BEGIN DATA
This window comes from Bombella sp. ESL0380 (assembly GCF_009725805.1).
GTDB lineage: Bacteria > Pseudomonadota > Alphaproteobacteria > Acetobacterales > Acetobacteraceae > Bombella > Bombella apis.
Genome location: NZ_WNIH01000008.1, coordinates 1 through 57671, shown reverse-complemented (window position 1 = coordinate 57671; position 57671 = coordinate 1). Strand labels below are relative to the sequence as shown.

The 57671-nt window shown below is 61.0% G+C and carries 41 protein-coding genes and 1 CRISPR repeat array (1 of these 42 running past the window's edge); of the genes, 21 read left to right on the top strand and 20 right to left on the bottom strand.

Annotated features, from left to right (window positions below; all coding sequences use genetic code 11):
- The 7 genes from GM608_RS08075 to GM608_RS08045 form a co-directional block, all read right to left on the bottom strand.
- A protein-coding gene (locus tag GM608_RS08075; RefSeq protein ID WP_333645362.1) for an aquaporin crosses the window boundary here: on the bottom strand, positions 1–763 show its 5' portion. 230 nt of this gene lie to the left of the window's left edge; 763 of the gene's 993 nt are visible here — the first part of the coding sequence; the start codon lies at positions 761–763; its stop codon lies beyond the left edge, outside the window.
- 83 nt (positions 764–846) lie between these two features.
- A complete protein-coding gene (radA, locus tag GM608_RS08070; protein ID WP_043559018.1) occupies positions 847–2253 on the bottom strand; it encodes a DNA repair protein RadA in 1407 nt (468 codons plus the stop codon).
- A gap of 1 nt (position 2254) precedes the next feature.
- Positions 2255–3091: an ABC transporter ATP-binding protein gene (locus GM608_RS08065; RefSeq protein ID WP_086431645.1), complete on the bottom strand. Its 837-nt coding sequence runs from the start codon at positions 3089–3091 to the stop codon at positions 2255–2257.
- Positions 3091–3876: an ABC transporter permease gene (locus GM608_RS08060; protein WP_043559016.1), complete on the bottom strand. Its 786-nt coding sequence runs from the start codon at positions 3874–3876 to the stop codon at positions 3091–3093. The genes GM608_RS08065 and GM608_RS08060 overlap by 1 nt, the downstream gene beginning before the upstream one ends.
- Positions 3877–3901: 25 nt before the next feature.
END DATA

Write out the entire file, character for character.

This window comes from Bombella sp. ESL0380 (assembly GCF_009725805.1).
GTDB lineage: Bacteria > Pseudomonadota > Alphaproteobacteria > Acetobacterales > Acetobacteraceae > Bombella > Bombella apis.
Genome location: NZ_WNIH01000008.1, coordinates 1 through 57671, shown reverse-complemented (window position 1 = coordinate 57671; position 57671 = coordinate 1). Strand labels below are relative to the sequence as shown.

The 57671-nt window shown below is 61.0% G+C and carries 41 protein-coding genes and 1 CRISPR repeat array (1 of these 42 running past the window's edge); of the genes, 21 read left to right on the top strand and 20 right to left on the bottom strand.

Annotated features, from left to right (window positions below; all coding sequences use genetic code 11):
- The 7 genes from GM608_RS08075 to GM608_RS08045 form a co-directional block, all read right to left on the bottom strand.
- A protein-coding gene (locus tag GM608_RS08075; RefSeq protein ID WP_333645362.1) for an aquaporin crosses the window boundary here: on the bottom strand, positions 1–763 show its 5' portion. 230 nt of this gene lie to the left of the window's left edge; 763 of the gene's 993 nt are visible here — the first part of the coding sequence; the start codon lies at positions 761–763; its stop codon lies beyond the left edge, outside the window.
- 83 nt (positions 764–846) lie between these two features.
- A complete protein-coding gene (radA, locus tag GM608_RS08070; protein ID WP_043559018.1) occupies positions 847–2253 on the bottom strand; it encodes a DNA repair protein RadA in 1407 nt (468 codons plus the stop codon).
- A gap of 1 nt (position 2254) precedes the next feature.
- Positions 2255–3091: an ABC transporter ATP-binding protein gene (locus GM608_RS08065; RefSeq protein ID WP_086431645.1), complete on the bottom strand. Its 837-nt coding sequence runs from the start codon at positions 3089–3091 to the stop codon at positions 2255–2257.
- Positions 3091–3876: an ABC transporter permease gene (locus GM608_RS08060; protein WP_043559016.1), complete on the bottom strand. Its 786-nt coding sequence runs from the start codon at positions 3874–3876 to the stop codon at positions 3091–3093. The genes GM608_RS08065 and GM608_RS08060 overlap by 1 nt, the downstream gene beginning before the upstream one ends.
- Positions 3877–3901: 25 nt before the next feature.